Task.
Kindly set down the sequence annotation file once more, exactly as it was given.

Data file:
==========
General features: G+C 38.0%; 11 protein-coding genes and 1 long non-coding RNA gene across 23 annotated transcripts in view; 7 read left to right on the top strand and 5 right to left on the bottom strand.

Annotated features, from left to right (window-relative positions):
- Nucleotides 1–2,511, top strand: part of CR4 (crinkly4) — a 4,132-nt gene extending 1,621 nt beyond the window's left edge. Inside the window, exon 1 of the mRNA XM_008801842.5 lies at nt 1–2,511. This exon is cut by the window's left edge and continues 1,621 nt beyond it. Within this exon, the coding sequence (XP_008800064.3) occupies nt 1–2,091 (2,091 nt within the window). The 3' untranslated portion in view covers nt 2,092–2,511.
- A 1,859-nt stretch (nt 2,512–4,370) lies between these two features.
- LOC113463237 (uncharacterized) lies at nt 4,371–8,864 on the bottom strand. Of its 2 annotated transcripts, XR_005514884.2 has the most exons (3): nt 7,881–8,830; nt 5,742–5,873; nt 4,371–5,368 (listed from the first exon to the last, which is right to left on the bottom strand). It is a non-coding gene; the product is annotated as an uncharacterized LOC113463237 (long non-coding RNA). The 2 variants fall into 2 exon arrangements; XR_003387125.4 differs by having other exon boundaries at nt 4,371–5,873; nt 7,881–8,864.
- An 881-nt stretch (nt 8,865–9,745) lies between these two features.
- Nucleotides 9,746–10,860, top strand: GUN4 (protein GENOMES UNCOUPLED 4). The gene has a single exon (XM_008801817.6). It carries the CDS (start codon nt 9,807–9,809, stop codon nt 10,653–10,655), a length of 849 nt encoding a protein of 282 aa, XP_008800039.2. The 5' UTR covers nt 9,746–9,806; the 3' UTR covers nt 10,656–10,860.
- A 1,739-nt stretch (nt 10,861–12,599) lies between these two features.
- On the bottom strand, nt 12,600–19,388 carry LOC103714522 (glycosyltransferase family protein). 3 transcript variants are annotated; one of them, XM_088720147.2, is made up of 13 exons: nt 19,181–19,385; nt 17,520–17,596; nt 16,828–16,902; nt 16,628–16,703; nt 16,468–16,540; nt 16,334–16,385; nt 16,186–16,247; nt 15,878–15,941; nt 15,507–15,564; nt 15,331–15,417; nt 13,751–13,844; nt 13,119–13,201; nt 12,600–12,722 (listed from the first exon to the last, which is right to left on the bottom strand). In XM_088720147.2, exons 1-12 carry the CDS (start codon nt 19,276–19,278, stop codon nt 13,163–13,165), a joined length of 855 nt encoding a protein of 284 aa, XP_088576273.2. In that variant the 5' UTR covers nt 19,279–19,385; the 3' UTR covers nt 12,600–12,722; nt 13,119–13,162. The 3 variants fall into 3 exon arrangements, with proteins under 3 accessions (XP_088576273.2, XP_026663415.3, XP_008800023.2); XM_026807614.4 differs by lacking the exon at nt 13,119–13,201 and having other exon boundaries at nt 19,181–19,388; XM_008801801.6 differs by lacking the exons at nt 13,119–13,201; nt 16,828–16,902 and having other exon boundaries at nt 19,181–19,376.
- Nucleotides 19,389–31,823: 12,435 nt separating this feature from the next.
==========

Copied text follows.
General features: G+C 38.0%; 11 protein-coding genes and 1 long non-coding RNA gene across 23 annotated transcripts in view; 7 read left to right on the top strand and 5 right to left on the bottom strand.

Annotated features, from left to right (window-relative positions):
- Nucleotides 1–2,511, top strand: part of CR4 (crinkly4) — a 4,132-nt gene extending 1,621 nt beyond the window's left edge. Inside the window, exon 1 of the mRNA XM_008801842.5 lies at nt 1–2,511. This exon is cut by the window's left edge and continues 1,621 nt beyond it. Within this exon, the coding sequence (XP_008800064.3) occupies nt 1–2,091 (2,091 nt within the window). The 3' untranslated portion in view covers nt 2,092–2,511.
- A 1,859-nt stretch (nt 2,512–4,370) lies between these two features.
- LOC113463237 (uncharacterized) lies at nt 4,371–8,864 on the bottom strand. Of its 2 annotated transcripts, XR_005514884.2 has the most exons (3): nt 7,881–8,830; nt 5,742–5,873; nt 4,371–5,368 (listed from the first exon to the last, which is right to left on the bottom strand). It is a non-coding gene; the product is annotated as an uncharacterized LOC113463237 (long non-coding RNA). The 2 variants fall into 2 exon arrangements; XR_003387125.4 differs by having other exon boundaries at nt 4,371–5,873; nt 7,881–8,864.
- An 881-nt stretch (nt 8,865–9,745) lies between these two features.
- Nucleotides 9,746–10,860, top strand: GUN4 (protein GENOMES UNCOUPLED 4). The gene has a single exon (XM_008801817.6). It carries the CDS (start codon nt 9,807–9,809, stop codon nt 10,653–10,655), a length of 849 nt encoding a protein of 282 aa, XP_008800039.2. The 5' UTR covers nt 9,746–9,806; the 3' UTR covers nt 10,656–10,860.
- A 1,739-nt stretch (nt 10,861–12,599) lies between these two features.
- On the bottom strand, nt 12,600–19,388 carry LOC103714522 (glycosyltransferase family protein). 3 transcript variants are annotated; one of them, XM_088720147.2, is made up of 13 exons: nt 19,181–19,385; nt 17,520–17,596; nt 16,828–16,902; nt 16,628–16,703; nt 16,468–16,540; nt 16,334–16,385; nt 16,186–16,247; nt 15,878–15,941; nt 15,507–15,564; nt 15,331–15,417; nt 13,751–13,844; nt 13,119–13,201; nt 12,600–12,722 (listed from the first exon to the last, which is right to left on the bottom strand). In XM_088720147.2, exons 1-12 carry the CDS (start codon nt 19,276–19,278, stop codon nt 13,163–13,165), a joined length of 855 nt encoding a protein of 284 aa, XP_088576273.2. In that variant the 5' UTR covers nt 19,279–19,385; the 3' UTR covers nt 12,600–12,722; nt 13,119–13,162. The 3 variants fall into 3 exon arrangements, with proteins under 3 accessions (XP_088576273.2, XP_026663415.3, XP_008800023.2); XM_026807614.4 differs by lacking the exon at nt 13,119–13,201 and having other exon boundaries at nt 19,181–19,388; XM_008801801.6 differs by lacking the exons at nt 13,119–13,201; nt 16,828–16,902 and having other exon boundaries at nt 19,181–19,376.
- Nucleotides 19,389–31,823: 12,435 nt separating this feature from the next.